Christina McPhee
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Works in United States of America

Christina McPhee
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Christophe Bruno: Global Artists in the Pharmakon LIbrary

Fri Jun 04, 2010 00:00 - Fri Jun 04, 2010

New additions to the PHARMAKON LIBRARY:

Christophe Bruno : Global Artists

Marx + Lenin
Sarko + Bruni
Bush + Bin Laden
Jesus C
A. Hitler
Mao Zedong global-artists-3-mao.html

Imagine that the history of the world was turned upside-down and that the historical characters who left their mark in our schoolbooks, were reincarnated as... artists. What works of art would they produce?

It's of course impossible to forget the blood some of them spilled, or to put aside the eventual good they did to mankind. It's also hard to believe that some of the concepts described here could be "hijacked" in such perverted ways by these people, if they were artists.

So don't take all this too seriously. It's just a nightmare drawn from my sick imagination.

--Christophe Bruno

Christophe Bruno lives and works in Paris. He began his artistic activity in September 2001. His polymorphic work (installations, performances, conceptual pieces) is a critical take on network phenomena and globalisation in the field of language and images. He divides his time between his artistic activity, curating,†teaching, lectures and publications.

"Global Artists" was first conceived in 2003 as an online work. The project was reactivated and reworked in March 2010 in a non virtual context, on the occasion of the exhibition "Le paradoxe du petit monde" curated by Judith Lavagna and Cyril Verde, at Galerie Ars Longa in Paris. 3D realization for the Marx&Lenin piece: FrÈdÈric Lepeltier.

Pharmakon LIbrary is a speculative graphics project by Christina McPhee
in association with Silverman Gallery San Francisco
drug+antidote+talisman+recipe+paint=proximity_of_poison_to cure


Lena Lapshina: Under the Water / Above the Water (2)

Sun May 30, 2010 00:00 - Sun May 30, 2010



Lena Lapschina: Under and Above the Water

"Under the water": mind-expanding, 100 \% natural!

Existence without sound and verbal communication can turn out into an advantage - at least in the short term. This is what the participants in the photo sessions for the "Under the water / Above the water" project easily find out. Cold water may limit the fun.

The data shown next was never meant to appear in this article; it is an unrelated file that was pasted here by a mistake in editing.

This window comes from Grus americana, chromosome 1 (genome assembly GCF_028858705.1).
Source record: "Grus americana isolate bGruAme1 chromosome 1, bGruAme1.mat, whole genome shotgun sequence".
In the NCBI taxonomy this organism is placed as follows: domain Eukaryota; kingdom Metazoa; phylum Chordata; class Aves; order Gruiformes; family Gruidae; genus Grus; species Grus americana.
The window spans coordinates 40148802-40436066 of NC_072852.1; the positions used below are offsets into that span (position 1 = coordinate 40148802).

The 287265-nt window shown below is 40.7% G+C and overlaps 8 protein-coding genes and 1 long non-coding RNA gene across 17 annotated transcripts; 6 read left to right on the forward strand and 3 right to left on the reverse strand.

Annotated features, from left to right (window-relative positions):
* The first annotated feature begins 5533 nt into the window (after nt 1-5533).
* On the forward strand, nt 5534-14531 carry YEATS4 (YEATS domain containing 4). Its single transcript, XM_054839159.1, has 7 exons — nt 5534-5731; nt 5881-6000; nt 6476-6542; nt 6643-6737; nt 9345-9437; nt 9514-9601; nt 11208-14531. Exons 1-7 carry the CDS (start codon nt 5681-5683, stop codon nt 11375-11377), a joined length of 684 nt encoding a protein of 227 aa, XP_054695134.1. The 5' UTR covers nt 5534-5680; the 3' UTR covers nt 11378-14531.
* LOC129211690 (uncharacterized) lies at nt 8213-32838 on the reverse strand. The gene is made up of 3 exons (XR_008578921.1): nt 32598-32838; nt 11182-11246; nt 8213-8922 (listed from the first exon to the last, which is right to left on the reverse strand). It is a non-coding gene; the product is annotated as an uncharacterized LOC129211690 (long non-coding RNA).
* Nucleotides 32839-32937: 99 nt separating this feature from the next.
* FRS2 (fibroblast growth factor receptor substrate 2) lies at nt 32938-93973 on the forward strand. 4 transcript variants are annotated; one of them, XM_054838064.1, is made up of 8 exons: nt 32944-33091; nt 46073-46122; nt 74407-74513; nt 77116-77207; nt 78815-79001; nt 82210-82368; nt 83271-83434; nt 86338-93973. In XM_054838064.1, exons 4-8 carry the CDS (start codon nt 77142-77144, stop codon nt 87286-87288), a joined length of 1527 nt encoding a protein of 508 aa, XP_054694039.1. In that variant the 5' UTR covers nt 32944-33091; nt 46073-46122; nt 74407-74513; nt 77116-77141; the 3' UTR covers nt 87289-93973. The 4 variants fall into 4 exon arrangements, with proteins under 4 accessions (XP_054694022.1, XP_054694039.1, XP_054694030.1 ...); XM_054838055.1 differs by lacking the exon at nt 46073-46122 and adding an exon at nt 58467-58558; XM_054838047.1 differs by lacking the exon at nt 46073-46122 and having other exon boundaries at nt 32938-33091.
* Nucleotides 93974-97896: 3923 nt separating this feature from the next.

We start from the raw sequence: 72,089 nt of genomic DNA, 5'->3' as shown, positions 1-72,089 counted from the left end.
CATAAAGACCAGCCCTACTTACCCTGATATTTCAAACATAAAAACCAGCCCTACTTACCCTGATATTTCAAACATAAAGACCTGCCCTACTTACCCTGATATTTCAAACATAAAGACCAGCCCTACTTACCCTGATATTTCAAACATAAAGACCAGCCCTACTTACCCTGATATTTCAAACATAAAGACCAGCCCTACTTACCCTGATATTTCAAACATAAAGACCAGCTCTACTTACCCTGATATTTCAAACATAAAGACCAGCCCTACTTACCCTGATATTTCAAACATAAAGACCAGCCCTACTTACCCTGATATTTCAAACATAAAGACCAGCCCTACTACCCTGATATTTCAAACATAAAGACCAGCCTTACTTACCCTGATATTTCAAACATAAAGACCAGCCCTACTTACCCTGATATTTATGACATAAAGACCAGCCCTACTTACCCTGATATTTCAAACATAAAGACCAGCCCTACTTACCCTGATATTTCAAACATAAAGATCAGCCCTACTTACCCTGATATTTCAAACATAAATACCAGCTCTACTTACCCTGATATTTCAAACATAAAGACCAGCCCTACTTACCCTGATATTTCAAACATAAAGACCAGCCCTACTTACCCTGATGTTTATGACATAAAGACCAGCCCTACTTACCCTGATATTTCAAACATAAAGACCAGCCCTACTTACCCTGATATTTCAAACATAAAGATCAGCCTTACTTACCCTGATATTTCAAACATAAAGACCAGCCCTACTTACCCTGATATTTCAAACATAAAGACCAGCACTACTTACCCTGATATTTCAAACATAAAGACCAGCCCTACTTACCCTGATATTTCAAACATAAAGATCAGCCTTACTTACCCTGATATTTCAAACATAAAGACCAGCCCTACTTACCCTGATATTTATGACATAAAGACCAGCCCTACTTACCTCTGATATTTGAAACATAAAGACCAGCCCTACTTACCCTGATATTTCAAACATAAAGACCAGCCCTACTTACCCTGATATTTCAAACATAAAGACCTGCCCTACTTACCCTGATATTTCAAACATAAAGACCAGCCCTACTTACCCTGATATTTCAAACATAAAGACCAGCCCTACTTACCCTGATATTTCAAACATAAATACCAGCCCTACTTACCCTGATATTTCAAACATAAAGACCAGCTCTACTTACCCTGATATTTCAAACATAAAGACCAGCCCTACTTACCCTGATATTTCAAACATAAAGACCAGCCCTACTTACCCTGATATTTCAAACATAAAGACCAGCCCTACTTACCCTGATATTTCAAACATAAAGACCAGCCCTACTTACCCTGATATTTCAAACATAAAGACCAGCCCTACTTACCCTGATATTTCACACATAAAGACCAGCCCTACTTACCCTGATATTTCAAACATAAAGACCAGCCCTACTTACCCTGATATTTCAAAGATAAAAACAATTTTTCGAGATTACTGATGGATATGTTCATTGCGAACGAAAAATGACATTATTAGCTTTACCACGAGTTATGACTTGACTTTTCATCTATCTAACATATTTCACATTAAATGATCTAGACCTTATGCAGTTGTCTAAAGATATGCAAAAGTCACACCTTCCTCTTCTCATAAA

Hot and cold all over. Both under the water and above the water, life can be pretty harsh. Even on tropical islands - if you aren't a tourist. "Sich über Wasser halten", a German metaphor, is not about fun at all, but about the basis of one's livelihood.
he portraits are showing two of my voluntary victims of icy arctic circle photo shooting. Great colors thanks to Swedish sea characteristics and midnight sun!

Underwater portraits passing by remind the viewer of Ichtiander, the personage from Beljaeff's science fiction novel Amphibiousman.

Exhibition history:

"RISK" Lulea Art Biennial, Lulea Sweden, 2009
"Idyll" Atelier 030202, Bucharest, 201-

Technical data:

Under the water / Above the water
125 x 83 cm (50 by 33 in) / Ilfoflex/Diasec/Alu
edition of 6 (+2 EA)

contact: lena at

Pharmakon Library is a speculative graphics project

by Christina McPhee

in association with Silverman Gallery, San Francisco


Caitlin Berrigan: Marshmallow Crash

Tue Apr 06, 2010 00:00 - Tue Apr 06, 2010

United States of America

A new contribution to the Pharmakon Library

Caitlin Berrigan: Marshmallow Crash

Marshmallow Crash (digital video, 8 min looping), 2008

Just before the market crash in the Fall of 2008 and the imminent departure of the Bush administration, I sensed impending doom. Perhaps it was facing at last the immense grief of the prior eight years, during which it felt like we could do little more than hold our breath until we were blue in the face. I was compelled to create work based on the insidious, fluffy iconography of the marshmallow and the American landscape. After the crumbling of capitalist monuments in the Fall and the uncertainty of American empire, the metaphors of Marshmallow Crash are oddly prescient.

Marshmallow Crash depicts an American Pie character as she violently confronts an oversized marshmallow amidst an idyllic pastoral landscape. The light, fluffy buoyancy promised by the giant marshmallow is never quite delivered as the character repeatedly impacts the marshmallow and is left marked, exhausted and unfulfilled. - CB